Hello Fellow Adventurers and Wharram Sailors,
Just had to post here, sorry about the topic. It seems no matter how big a beam you can make, the fungi will make short work of it, especially encased in an epoxy/fiberglass shell. The water gets in somehow and doesn't escape, the wood is food for the fungus and deteriorates rapidly. My mast crossbeam, which is the shortest and most easily replaced, has fallen foul of rot. I'm replacing it with an aluminum I beam capped with the proper profile of the Narai MKIV central crossbeams, this part made in pressure treated wood. Quite a job plopped right in the middle of other mods. There is a necessity to strip the sheathing off the remaining beams and sound them and deal with them with an antifungal treatment or replacement. Has anyone done this, and how has the result lasted? My aluminum powder coated items have done well in almost ten years. I begin to wonder about the stem and sternpost, those keel problems I noticed a couple of years ago when I hauled out. Big pieces of wood aren't so stout when they become food for the rot buggers.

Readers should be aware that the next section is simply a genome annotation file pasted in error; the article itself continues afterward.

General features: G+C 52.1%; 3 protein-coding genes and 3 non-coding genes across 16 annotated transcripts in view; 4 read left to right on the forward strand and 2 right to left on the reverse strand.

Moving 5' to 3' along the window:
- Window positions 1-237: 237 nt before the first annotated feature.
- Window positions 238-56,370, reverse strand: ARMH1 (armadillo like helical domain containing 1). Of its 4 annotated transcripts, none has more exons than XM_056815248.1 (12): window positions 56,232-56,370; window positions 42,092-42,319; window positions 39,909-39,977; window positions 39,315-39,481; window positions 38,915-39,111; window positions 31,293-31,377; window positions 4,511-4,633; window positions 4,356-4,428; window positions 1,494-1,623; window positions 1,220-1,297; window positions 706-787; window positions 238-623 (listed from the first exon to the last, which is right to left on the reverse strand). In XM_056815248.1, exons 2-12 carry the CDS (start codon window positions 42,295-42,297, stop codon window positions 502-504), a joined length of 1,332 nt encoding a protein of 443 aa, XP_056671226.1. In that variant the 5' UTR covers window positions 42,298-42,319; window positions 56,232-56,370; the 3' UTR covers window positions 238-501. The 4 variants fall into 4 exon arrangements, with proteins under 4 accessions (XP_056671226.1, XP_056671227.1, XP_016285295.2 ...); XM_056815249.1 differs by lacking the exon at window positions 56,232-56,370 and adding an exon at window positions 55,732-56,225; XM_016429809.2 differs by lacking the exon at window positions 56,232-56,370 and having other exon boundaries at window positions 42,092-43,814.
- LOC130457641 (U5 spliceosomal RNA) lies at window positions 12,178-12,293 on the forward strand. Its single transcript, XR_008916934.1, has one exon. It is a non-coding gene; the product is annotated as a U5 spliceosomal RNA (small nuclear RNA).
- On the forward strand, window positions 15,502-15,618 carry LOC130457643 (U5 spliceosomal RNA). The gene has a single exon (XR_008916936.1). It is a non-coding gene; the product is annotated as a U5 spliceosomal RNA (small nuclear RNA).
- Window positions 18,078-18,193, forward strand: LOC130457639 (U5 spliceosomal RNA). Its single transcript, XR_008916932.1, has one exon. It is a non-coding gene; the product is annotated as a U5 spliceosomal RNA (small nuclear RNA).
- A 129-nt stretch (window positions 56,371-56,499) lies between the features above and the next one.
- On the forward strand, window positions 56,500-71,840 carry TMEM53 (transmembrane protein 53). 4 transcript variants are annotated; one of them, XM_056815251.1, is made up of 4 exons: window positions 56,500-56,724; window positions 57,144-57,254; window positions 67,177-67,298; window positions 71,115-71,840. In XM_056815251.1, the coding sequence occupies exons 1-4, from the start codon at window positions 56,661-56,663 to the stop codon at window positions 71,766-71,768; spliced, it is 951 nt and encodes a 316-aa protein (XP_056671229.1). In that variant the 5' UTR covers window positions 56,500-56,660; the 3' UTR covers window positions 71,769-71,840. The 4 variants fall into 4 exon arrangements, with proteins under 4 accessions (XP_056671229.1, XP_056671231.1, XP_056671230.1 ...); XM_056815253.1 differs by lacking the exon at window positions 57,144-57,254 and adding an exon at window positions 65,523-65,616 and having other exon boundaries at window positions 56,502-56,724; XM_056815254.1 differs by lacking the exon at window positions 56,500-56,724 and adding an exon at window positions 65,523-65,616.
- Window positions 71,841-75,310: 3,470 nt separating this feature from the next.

I'm blogging on sailblogs.com, search for kaimusailing, or look under "K" and look for Kaimu as a boat name.
Fair Winds and Following Seas,
Andy and the Kaimu Crew